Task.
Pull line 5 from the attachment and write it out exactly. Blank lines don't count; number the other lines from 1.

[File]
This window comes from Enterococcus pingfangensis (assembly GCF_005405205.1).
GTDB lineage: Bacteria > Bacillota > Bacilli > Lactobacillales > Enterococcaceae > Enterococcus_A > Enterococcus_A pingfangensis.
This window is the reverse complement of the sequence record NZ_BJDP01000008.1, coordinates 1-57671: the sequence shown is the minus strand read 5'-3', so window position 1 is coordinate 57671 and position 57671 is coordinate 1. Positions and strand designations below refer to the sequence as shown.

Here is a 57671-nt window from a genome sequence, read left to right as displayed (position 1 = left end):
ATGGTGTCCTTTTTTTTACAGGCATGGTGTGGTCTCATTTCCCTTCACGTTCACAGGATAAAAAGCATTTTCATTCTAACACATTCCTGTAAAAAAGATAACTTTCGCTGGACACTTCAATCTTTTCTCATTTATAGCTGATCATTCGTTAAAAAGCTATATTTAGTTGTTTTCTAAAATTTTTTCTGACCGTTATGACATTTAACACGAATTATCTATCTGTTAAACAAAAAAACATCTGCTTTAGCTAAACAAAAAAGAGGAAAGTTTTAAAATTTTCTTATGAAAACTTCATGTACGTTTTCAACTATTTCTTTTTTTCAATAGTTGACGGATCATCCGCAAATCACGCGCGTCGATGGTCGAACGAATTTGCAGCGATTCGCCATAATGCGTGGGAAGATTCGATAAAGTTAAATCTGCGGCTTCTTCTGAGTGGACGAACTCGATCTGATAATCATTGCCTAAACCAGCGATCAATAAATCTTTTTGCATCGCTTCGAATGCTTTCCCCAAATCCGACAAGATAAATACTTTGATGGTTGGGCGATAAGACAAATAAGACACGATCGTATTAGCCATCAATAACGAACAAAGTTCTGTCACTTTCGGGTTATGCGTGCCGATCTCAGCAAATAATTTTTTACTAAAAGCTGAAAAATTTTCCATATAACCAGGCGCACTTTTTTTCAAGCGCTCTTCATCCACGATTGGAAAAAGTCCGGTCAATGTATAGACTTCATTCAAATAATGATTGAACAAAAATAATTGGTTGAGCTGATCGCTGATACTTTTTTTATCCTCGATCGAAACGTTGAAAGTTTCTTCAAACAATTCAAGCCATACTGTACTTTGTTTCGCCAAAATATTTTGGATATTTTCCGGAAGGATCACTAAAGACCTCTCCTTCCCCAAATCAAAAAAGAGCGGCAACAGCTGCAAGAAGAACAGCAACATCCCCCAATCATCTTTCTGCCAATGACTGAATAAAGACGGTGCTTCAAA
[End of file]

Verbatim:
ATGGTGTCCTTTTTTTTACAGGCATGGTGTGGTCTCATTTCCCTTCACGTTCACAGGATAAAAAGCATTTTCATTCTAACACATTCCTGTAAAAAAGATAACTTTCGCTGGACACTTCAATCTTTTCTCATTTATAGCTGATCATTCGTTAAAAAGCTATATTTAGTTGTTTTCTAAAATTTTTTCTGACCGTTATGACATTTAACACGAATTATCTATCTGTTAAACAAAAAAACATCTGCTTTAGCTAAACAAAAAAGAGGAAAGTTTTAAAATTTTCTTATGAAAACTTCATGTACGTTTTCAACTATTTCTTTTTTTCAATAGTTGACGGATCATCCGCAAATCACGCGCGTCGATGGTCGAACGAATTTGCAGCGATTCGCCATAATGCGTGGGAAGATTCGATAAAGTTAAATCTGCGGCTTCTTCTGAGTGGACGAACTCGATCTGATAATCATTGCCTAAACCAGCGATCAATAAATCTTTTTGCATCGCTTCGAATGCTTTCCCCAAATCCGACAAGATAAATACTTTGATGGTTGGGCGATAAGACAAATAAGACACGATCGTATTAGCCATCAATAACGAACAAAGTTCTGTCACTTTCGGGTTATGCGTGCCGATCTCAGCAAATAATTTTTTACTAAAAGCTGAAAAATTTTCCATATAACCAGGCGCACTTTTTTTCAAGCGCTCTTCATCCACGATTGGAAAAAGTCCGGTCAATGTATAGACTTCATTCAAATAATGATTGAACAAAAATAATTGGTTGAGCTGATCGCTGATACTTTTTTTATCCTCGATCGAAACGTTGAAAGTTTCTTCAAACAATTCAAGCCATACTGTACTTTGTTTCGCCAAAATATTTTGGATATTTTCCGGAAGGATCACTAAAGACCTCTCCTTCCCCAAATCAAAAAAGAGCGGCAACAGCTGCAAGAAGAACAGCAACATCCCCCAATCATCTTTCTGCCAATGACTGAATAAAGACGGTGCTTCAAA